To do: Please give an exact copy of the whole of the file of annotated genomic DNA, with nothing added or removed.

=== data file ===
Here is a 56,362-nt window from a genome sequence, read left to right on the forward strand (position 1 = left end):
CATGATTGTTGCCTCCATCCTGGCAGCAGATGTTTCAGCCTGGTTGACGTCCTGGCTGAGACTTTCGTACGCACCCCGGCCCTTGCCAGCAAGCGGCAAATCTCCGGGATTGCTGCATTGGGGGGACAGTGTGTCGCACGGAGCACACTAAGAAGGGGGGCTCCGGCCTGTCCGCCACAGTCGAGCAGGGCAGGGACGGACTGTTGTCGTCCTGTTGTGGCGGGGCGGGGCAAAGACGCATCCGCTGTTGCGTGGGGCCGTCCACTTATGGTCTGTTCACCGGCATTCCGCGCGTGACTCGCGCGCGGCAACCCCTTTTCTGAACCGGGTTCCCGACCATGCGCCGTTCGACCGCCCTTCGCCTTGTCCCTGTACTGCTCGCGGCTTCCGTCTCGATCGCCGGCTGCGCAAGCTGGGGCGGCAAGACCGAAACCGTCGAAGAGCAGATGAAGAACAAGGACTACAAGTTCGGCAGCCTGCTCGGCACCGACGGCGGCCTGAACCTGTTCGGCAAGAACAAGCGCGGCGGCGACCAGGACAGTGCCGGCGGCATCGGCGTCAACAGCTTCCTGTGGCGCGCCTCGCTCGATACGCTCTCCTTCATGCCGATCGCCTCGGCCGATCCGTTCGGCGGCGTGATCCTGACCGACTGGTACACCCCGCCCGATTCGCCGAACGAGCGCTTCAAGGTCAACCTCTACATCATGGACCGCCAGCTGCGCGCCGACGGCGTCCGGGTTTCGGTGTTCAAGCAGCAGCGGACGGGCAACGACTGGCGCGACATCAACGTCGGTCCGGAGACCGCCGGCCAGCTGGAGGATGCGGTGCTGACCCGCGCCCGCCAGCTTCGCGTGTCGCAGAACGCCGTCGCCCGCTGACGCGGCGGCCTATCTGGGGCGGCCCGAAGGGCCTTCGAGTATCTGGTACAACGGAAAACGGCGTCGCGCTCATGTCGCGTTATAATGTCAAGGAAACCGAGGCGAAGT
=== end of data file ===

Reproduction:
Here is a 56,362-nt window from a genome sequence, read left to right on the forward strand (position 1 = left end):
CATGATTGTTGCCTCCATCCTGGCAGCAGATGTTTCAGCCTGGTTGACGTCCTGGCTGAGACTTTCGTACGCACCCCGGCCCTTGCCAGCAAGCGGCAAATCTCCGGGATTGCTGCATTGGGGGGACAGTGTGTCGCACGGAGCACACTAAGAAGGGGGGCTCCGGCCTGTCCGCCACAGTCGAGCAGGGCAGGGACGGACTGTTGTCGTCCTGTTGTGGCGGGGCGGGGCAAAGACGCATCCGCTGTTGCGTGGGGCCGTCCACTTATGGTCTGTTCACCGGCATTCCGCGCGTGACTCGCGCGCGGCAACCCCTTTTCTGAACCGGGTTCCCGACCATGCGCCGTTCGACCGCCCTTCGCCTTGTCCCTGTACTGCTCGCGGCTTCCGTCTCGATCGCCGGCTGCGCAAGCTGGGGCGGCAAGACCGAAACCGTCGAAGAGCAGATGAAGAACAAGGACTACAAGTTCGGCAGCCTGCTCGGCACCGACGGCGGCCTGAACCTGTTCGGCAAGAACAAGCGCGGCGGCGACCAGGACAGTGCCGGCGGCATCGGCGTCAACAGCTTCCTGTGGCGCGCCTCGCTCGATACGCTCTCCTTCATGCCGATCGCCTCGGCCGATCCGTTCGGCGGCGTGATCCTGACCGACTGGTACACCCCGCCCGATTCGCCGAACGAGCGCTTCAAGGTCAACCTCTACATCATGGACCGCCAGCTGCGCGCCGACGGCGTCCGGGTTTCGGTGTTCAAGCAGCAGCGGACGGGCAACGACTGGCGCGACATCAACGTCGGTCCGGAGACCGCCGGCCAGCTGGAGGATGCGGTGCTGACCCGCGCCCGCCAGCTTCGCGTGTCGCAGAACGCCGTCGCCCGCTGACGCGGCGGCCTATCTGGGGCGGCCCGAAGGGCCTTCGAGTATCTGGTACAACGGAAAACGGCGTCGCGCTCATGTCGCGTTATAATGTCAAGGAAACCGAGGCGAAGT